Collectors of Butte nostalgia discover how closely the story of food is woven into the fabric of the community. In the single man's era of Butte, hundreds of boarding houses dotted the hillside. Restaurants and saloons, breweries and bakeries were an important facet of the town's colorful business community. The Cornish pasty was adopted by all as the miner's main lunch-bucket meal. Teddy Taparish, from Dalmatia, received world-wide acclaim with his famous Italian Rocky Mountain Cafe. In the days of the Copper Kings, the Silver Bow Club wined and dined the most prominent of the nation's financial world.

Sunday, December 7, 2014

Spending Time ~ The Life of Butte Montana Restaurateur

“Sit down, sit down,” she’d say in her insistent Italian way that sounded more like discipline than intended affection. Lydia lived like she talked, clearly focused, to the point, no time to waste. She worked hard because it wasn’t worth doing it any other way.

Lydia owned a restaurant that supported a large extended family in a manner that none of them would likely have achieved on their own. The youngest daughter in a family that emigrated from Italy in 1922, she was ten when her father brought them to Butte with visions of golden lodes just inches beneath their feet. Within a few months, creditors hammered those visions into a hard reality. They were poor in Italy, but never so poor as they became in America. Disabled by a wounded pride, Lydia’s father refused to take up any other kind of work. His family were left to make their own way in the new world.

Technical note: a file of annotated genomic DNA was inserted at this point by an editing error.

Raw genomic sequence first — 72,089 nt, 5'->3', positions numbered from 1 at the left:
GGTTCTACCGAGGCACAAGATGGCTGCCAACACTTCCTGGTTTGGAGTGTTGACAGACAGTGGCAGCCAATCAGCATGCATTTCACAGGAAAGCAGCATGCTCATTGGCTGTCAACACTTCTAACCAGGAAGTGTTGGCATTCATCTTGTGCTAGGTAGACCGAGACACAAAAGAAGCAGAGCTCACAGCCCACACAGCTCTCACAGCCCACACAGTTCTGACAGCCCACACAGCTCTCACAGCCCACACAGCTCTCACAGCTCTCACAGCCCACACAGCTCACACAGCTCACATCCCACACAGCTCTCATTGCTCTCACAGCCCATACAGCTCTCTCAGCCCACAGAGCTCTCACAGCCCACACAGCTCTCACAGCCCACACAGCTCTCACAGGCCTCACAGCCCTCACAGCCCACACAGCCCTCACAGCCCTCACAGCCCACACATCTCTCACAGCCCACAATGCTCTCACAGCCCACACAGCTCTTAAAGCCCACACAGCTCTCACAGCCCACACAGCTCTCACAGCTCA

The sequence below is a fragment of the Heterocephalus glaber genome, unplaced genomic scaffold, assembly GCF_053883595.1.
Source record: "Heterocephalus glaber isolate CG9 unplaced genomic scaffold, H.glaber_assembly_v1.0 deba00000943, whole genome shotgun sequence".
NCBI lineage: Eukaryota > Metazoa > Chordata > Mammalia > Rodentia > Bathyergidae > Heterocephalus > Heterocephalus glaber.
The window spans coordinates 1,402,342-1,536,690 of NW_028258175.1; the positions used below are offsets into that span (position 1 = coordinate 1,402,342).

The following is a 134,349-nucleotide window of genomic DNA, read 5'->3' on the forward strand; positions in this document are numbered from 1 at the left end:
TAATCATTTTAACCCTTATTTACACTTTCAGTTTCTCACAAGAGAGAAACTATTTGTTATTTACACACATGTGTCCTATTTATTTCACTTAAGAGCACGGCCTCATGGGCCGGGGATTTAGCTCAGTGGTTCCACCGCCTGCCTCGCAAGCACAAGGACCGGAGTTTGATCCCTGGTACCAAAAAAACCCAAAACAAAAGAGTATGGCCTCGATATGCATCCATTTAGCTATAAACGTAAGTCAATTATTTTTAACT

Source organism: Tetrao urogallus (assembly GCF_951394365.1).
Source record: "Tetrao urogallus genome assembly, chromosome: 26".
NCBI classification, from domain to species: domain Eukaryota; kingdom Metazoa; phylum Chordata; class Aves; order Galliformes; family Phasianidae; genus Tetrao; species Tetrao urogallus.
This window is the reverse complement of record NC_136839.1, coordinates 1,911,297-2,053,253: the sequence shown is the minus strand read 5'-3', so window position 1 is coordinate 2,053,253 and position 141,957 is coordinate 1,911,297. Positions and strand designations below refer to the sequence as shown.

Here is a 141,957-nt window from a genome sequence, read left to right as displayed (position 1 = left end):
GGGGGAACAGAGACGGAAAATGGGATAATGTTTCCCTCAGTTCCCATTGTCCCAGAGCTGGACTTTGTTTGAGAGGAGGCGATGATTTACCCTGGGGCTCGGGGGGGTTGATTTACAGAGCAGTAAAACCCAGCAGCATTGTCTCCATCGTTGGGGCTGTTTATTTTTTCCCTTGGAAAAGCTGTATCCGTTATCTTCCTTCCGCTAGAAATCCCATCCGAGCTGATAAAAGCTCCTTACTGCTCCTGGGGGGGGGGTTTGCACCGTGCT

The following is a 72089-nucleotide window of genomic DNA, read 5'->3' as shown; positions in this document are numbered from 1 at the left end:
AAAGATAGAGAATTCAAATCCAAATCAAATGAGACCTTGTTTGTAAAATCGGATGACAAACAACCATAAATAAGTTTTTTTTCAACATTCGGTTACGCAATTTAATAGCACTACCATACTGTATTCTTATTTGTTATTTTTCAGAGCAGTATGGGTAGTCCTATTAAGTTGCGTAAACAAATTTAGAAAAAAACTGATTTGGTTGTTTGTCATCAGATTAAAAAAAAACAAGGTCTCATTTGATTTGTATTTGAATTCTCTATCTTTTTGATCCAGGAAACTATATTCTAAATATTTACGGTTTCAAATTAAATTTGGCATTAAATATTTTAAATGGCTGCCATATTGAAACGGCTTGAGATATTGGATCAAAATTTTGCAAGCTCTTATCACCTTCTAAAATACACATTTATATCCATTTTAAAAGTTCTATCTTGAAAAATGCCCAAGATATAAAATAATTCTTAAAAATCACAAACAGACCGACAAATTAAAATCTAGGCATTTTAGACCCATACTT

As was common for children of that era, Lydia had little time for play. From the age of five, she spent most of her time helping in the kitchen. At thirteen, she got her first job as a cook’s helper in a local boarding house. Her older sisters got married, her parents had two more children and her father was incapable of holding a job. At fifteen, Lydia became the family’s sole financial support.

At first, she enjoyed cooking. She was good at it and was recognized for it. A mixture of duty, enthusiasm and raw talent fueled her sixteen hour days as she climbed from kitchen help in the boarding house to chief cook at the Rocky Mountain Cafe to owner of her own nationally-known restaurant.

In the 1930’s, the Rocky Mountain was a good place to build a reputation. It was said that people around the world had heard of the restaurant, even if they’d never been to the United States. Once during World War II someone mailed a letter from Europe addressed with only the words, Rocky Mountain CafĂ©, USA, and the letter arrived. The restaurant was famous, but was only as good as the cook. When Lydia left the Rocky Mountain to open a place under her own name, customers didn’t hesitate to follow.